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The Best Attractions in Brooklyn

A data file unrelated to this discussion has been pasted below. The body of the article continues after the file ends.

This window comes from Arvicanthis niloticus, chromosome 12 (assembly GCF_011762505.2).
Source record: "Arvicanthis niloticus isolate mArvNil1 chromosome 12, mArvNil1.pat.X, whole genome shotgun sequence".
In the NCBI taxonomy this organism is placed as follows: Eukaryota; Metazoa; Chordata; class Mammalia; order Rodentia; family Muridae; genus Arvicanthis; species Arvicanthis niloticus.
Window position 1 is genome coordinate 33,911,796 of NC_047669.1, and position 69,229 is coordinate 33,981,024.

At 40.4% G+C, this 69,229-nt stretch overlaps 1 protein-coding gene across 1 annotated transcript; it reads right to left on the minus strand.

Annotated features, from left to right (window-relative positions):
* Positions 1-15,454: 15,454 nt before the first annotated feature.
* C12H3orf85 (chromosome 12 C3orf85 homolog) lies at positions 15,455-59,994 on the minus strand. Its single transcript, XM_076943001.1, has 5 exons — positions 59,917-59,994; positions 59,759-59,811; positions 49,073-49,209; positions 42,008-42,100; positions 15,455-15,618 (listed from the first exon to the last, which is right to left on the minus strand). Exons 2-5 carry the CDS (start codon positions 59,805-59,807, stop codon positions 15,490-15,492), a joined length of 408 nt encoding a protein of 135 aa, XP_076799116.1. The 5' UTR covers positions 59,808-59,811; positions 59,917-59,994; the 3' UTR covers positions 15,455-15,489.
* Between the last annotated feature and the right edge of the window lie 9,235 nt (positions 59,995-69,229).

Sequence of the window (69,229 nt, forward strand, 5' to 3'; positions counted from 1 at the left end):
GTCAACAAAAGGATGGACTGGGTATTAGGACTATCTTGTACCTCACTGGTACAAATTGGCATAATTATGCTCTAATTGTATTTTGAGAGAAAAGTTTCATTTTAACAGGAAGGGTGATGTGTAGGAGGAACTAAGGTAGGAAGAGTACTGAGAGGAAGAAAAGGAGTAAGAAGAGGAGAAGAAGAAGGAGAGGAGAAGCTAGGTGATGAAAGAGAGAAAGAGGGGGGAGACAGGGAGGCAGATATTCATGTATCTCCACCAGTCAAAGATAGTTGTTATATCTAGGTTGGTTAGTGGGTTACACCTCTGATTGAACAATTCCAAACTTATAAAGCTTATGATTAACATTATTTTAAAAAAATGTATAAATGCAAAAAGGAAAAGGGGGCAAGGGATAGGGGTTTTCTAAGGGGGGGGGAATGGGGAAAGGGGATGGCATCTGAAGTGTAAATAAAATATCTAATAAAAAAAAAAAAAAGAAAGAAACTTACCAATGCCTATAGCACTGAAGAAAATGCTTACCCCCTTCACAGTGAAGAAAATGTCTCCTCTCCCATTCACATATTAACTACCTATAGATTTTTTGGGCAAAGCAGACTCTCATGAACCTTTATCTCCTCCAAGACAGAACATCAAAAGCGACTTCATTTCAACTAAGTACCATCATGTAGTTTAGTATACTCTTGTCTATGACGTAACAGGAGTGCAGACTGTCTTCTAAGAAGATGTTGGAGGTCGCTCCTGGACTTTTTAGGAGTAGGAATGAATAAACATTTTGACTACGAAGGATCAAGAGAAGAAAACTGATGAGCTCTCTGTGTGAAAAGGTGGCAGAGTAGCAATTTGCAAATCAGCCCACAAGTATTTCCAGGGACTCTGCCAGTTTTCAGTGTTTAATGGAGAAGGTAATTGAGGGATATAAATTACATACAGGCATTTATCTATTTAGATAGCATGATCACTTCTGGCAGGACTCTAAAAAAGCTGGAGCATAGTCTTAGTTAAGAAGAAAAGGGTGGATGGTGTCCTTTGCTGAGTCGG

Aerial view of Brooklyn. Photo by Curbed NY [spacer height="20px"] Manhattan is no longer the only borough on the radar of New York City visitors. Tourists as well as Manhattanites have been migrating to the hip borough for a few years for a good reason. Brooklyn offers many great attractions, some of New York City's best restaurants, tranquil greenery and the kind of views you can only see when you actually leave Manhattan. When in New York City, do not limit yourself to the tried-and-true island of Manhattan and venture out to its cooler cousin. [spacer height="20px"] Brooklyn Botanic Garden Brooklyn Botanic Garden. Photo by Vince Young [spacer height="20px"] The Brooklyn Botanic Garden is a true NYC gem. It offers tranquil green paths, beautiful flowers, lakes, a fragrance garden, a place for children to learn about plants and flowers and about the most stunning cherry trees that blossom in the spring. Brooklyn Botanic Garden is located at 990 Washington Avenue, Brooklyn, NY 11225 Opening hours: Tuesday–Friday: 8 a.m.–6 p.m. Saturday and Sunday: 10 a.m.–6 p.m. Closed Mondays (but open Memorial Day, Independence Day, and Columbus Day, 10 a.m.–6 p.m.) Closed Labor Day [spacer height="20px"] Brooklyn Bridge Park Brooklyn Bridge Park. Photo by Robert Harding/Getty Images [spacer height="20px"] After you make the mandatory walk across the Brooklyn Bridge, stop by the Brooklyn piers and the adjacent Brooklyn Bridge Park. This park offers the most amazing views of Downtown Manhattan and the Brooklyn Bridge. When you stop strolling or lounging in the plush grass, there are many activities to do at the piers, including beach volleyball, soccer, multiple playgrounds, food trucks, ice cream and many more. Finish your day at Brooklyn Bridge Park by visiting Fornino at Pier 6 for a wood-fire pizza, beers and a rooftop patio with stunning views. [spacer height="20px"] Brooklyn Museum Brooklyn Museum. Photo by Mark Lennihan/AP [spacer height="20px"] The third largest museum in New York City, the Brooklyn museum boasts with a great collection of classical and modern art. The museum is located right between Brooklyn's Grand Army Plaza and the Brooklyn Botanic Garden on the edge of Prospect Park. Fun fact: The sculptures on the outside of the majestic structure were designed by Daniel Chester French, the creator of the famous Lincoln Memorial in Washington DC. Brooklyn Museum is located at 200 Eastern Parkway Brooklyn, New York 11238-6052 Opening hours: Monday: Closed Tuesday: Closed Wednesday - Sunday: 11am–6pm Coney Island Luna Park at Coney Island [spacer height="20px"] Coney Island is actually a peninsula, located at the South-East end of Brooklyn. The beach and boardwalk at Coney Island serve as a frequent setting in movies and offer some much needed r&r opportunities just a subway ride away. The beach tends to be crowded in the summer, but it's worth a visit, if you're looking for that old New York vibe. Located at Coney Island is also the famous Luna Park. The Luna Park offers awesome thrill rides and roller coasters, kiddie rides and tons of other fun attractions. While you're down there, don't forget to sample a hot dog from Nathan's. [spacer height="20px"] Bushwick Collective Bushwick Collective [spacer height="20px"] It's worth it to venture out off the beaten path into Bushwick. The industrial-looking neighborhood exudes a classic Brooklyn attitude and is full of some of the best street art in New York City. The Bushwick Collective is a non-profit outdoor gallery of graffiti and street art, preserving the cultural integrity of the neighborhood and its vibrant history of self-expression. You can wonder around Bushwick by yourself and then visit the trendy Williamsburg for a bite, or you can take a guided Alternative Street Art tour with Inside Out Tours (included in New York Pass). To see the street art in Bushwick walk around Troutman Street and Saint Nicholas Avenue. [spacer height="20px"] Prospect Park Prospect Park Lake [spacer height="20px"] Central Park's smaller sister is located in the heart of Brooklyn, surrounded by the Brooklyn Public Library, Brooklyn Museum, Brooklyn Botanic Garden, and lots of lovely residential neighborhoods. The 585 acre park was designed by Frederick Law Olmstead and includes spacious lawns, bushy walkways and refreshing lakes for the perfect afternoon getaway. When inside Prospect Park, you can get lost and feel like you're in the woods, fully escaping the busy nature of the city that surrounds it. In the Summer, Prospect Park hosts the famed food market, Smorgasburg every Sunday. In the Winter, the LeFrak Center in Prospect park serves as an outdoor ice-skating rink.